Many of our CSA members and customers know this fall has seen unique weather. We’ve been explaining the nuanced details to interested folks at market and here at our farmstand. This newsletter is providing a written explanation of how various stressful conditions have compounded for our crops.
We promise to share the highlights and the downfalls of the farming experience here, so beware: Photos of some ugly produce herein. (But also some usual gorgeous photos!)
Pictured above is some of our best broccoli from this fall…and it has a bad spot. Pictured below is what most of our first planting of fall broccoli looks like:
What’s going on? The end of the summer saw us in near-drought conditions. It was extremely hot and dry. This stresses the plants – all of the summer crops (tomatoes, peppers, eggplant, squash, cucumbers, etc.) and also the newly planted fall crops (broccoli, turnips, carrots, beets, radishes, kale, collards, cabbage, etc.). We irrigate during dry times, but that many weeks with no precipitation is inevitably stressful for the plants. They benefit from a light, overhead drink from time to time. The drought was broken with a now-ongoing onslaught of rainy and cloudy weather. Here at the farm, we have had three days of sunshine in the past two and a half weeks. This much rain stresses the plants. This little sunshine prohibits growth.
What do you get with too much rain? Vegetables rotting in the field before it’s time for harvest.
What do you get in this climate when plants are stressed? Bug problems.
Additionally, the biological boosts we give to the plants to help keep them nourished and help them fight away bugs is applied in liquid form to the plants’ foliage. What happens when it keeps raining so much? This foliar feed is washed off of the plants before the plants can benefit from it. So problems compound.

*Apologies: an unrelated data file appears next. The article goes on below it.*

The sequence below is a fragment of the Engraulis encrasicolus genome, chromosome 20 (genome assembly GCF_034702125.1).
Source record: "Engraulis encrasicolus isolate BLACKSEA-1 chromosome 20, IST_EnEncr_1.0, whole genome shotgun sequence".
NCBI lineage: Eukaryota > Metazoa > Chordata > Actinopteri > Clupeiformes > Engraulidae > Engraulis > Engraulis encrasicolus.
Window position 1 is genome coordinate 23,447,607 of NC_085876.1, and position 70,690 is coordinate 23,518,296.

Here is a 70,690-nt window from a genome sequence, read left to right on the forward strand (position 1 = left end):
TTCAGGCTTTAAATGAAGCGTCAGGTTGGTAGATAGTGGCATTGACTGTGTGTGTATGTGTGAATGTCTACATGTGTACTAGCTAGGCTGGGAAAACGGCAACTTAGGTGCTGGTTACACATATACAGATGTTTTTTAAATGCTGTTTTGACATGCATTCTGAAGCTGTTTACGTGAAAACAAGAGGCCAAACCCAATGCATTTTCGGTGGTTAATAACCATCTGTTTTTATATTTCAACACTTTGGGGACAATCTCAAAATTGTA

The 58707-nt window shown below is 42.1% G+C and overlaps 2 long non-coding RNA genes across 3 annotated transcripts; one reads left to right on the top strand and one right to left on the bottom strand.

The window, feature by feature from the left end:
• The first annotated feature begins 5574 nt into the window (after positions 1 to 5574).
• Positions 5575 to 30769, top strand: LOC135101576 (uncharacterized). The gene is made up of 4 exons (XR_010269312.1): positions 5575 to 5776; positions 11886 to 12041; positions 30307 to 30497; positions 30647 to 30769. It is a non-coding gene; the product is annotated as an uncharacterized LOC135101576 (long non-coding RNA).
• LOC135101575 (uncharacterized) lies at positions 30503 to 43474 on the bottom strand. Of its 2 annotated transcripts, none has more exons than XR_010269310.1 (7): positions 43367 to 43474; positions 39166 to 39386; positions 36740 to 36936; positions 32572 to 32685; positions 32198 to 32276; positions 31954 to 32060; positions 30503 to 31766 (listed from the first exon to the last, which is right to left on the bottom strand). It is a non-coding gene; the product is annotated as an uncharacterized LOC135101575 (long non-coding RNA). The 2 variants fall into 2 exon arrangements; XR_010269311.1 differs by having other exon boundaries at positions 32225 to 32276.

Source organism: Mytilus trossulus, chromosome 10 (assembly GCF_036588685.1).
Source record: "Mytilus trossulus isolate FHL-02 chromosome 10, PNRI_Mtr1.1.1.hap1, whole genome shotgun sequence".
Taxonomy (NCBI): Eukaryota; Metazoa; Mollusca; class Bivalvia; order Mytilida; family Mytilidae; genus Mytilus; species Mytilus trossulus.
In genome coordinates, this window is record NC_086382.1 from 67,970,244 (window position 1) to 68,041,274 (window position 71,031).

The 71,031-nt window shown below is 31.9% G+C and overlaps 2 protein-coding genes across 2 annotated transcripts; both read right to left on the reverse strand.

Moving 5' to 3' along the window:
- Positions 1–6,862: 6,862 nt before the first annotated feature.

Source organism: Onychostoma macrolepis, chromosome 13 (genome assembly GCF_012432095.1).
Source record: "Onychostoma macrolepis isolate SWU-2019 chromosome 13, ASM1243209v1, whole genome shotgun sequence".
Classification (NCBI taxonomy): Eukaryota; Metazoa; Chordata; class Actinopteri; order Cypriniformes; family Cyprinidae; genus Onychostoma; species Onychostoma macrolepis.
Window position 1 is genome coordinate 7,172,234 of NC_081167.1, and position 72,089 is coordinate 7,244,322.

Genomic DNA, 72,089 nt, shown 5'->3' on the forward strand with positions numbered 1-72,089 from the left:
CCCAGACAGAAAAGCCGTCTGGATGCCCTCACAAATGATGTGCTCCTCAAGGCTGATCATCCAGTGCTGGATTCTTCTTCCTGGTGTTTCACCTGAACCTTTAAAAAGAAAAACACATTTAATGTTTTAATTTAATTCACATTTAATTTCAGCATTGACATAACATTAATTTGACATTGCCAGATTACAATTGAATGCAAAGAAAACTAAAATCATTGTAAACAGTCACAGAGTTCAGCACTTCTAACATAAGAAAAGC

Not all is gloomy! A lot of our vegetables are still okay. The second planting of broccoli is looking good so far:
The first two plantings of turnips were severely damaged by these conditions, but the next round is looking good (so far!). Carrots are looking good at the moment:
Note: Weeding is futile in this weather, as some good intense sun is required to kill the roots of the plant that we reveal when uprooting/weeding. The cool, damp conditions just let the weeds re-root. So, please pardon the weeds in the photo above. 🙂
Greens (salad and cooking greens) are growing, albeit very slowly.
Some cabbage is okay.
It is a fall with diminished harvests, not a fall with no harvest at all. We have less at our market booths than usual, but we are still harvesting a lot a great food and filling really delicious CSA boxes. (Consider the plight of farmers in Haiti. We considerate ourselves fortunate.)
It is interesting to look at an overview of the 2016 Season so far: May/early June saw record-setting precipitation. (Remember the majority of our carrots rotting in the ground?) August was very hot and the 3rd driest August on record. September was near-record setting precipitation – and it mostly within the last half of the month. What will the winter bring? Time will tell.
We grow so many different crops for multiple reasons: So that we can provide a diverse array of flavor and nutrition for you, and also to make our farm business resilient. Thank goodness we weren’t banking on 2 full acres of broccoli this month! And we are a CSA farm for the reasons the name suggests: Community Supported Agriculture allows us to operate this farm fully in conjunction with our community. Thank you for sharing this journey (and this food!) with us!